Alaskans reject taxpayer-financed political campaigns

Continues trend of voters rejecting such proposals at the ballot box

Alaskan voters soundly rejected a proposal to enact a system of taxpayer-financed political campaigns in yesterday’s statewide primary.

"Alaskans spoke loud and clear, they do not want their tax dollars spent funding political campaigns and they do not want government in charge of political speech," said Sean Parnell, president of the Center for Competitive Politics and no relation to Alaska’s lieutenant governor.

With nearly 98 percent of precincts reporting, Ballot Measure 3 trails 35.44 percent to 64.56 percent.  The failed effort to bring publicly-financed campaigns to Alaska marks the second time in two years that proponents of government-financed elections have been resoundingly rebuffed at the ballot box.  In 2006, California voters rejected Proposition 89, which would have established a taxpayer-financed election system, 74.3 percent to 25.7 percent.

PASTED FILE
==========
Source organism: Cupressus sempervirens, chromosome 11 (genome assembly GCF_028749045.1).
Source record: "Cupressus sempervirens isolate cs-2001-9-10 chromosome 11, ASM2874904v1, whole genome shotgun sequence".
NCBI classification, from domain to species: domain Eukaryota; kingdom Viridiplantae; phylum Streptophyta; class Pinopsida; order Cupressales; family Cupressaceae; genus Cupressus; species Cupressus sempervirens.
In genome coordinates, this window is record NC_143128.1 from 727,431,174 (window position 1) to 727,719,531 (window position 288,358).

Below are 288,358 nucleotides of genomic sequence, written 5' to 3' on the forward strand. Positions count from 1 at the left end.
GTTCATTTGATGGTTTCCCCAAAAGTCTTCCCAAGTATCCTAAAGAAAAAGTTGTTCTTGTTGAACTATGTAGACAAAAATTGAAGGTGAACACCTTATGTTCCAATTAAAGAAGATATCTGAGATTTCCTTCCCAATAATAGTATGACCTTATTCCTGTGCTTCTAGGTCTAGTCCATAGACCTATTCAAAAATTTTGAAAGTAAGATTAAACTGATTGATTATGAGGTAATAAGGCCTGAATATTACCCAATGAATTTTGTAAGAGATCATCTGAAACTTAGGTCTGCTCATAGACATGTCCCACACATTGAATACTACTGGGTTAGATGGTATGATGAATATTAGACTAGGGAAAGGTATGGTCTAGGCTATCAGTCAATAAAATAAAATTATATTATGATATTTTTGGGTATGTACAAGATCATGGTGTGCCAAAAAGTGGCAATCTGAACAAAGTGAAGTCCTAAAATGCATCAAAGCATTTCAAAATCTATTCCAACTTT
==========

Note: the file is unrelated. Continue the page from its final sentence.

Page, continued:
"Alaskans saw through the false promises of so-called "reformers" and recognized that recent political scandals in Alaska had little if anything to do with campaign contributions," Parnell observed. "Forcing taxpayers to pay for the campaigns of candidates they oppose was a backward step the Alaskans wisely rejected."

"These results should send a message to supporters of government-financed campaigns in other states," Parnell concluded.  "Voters do not want taxpayer-financed political campaigns."

The Center for Competitive Politics is now the Institute for Free Speech.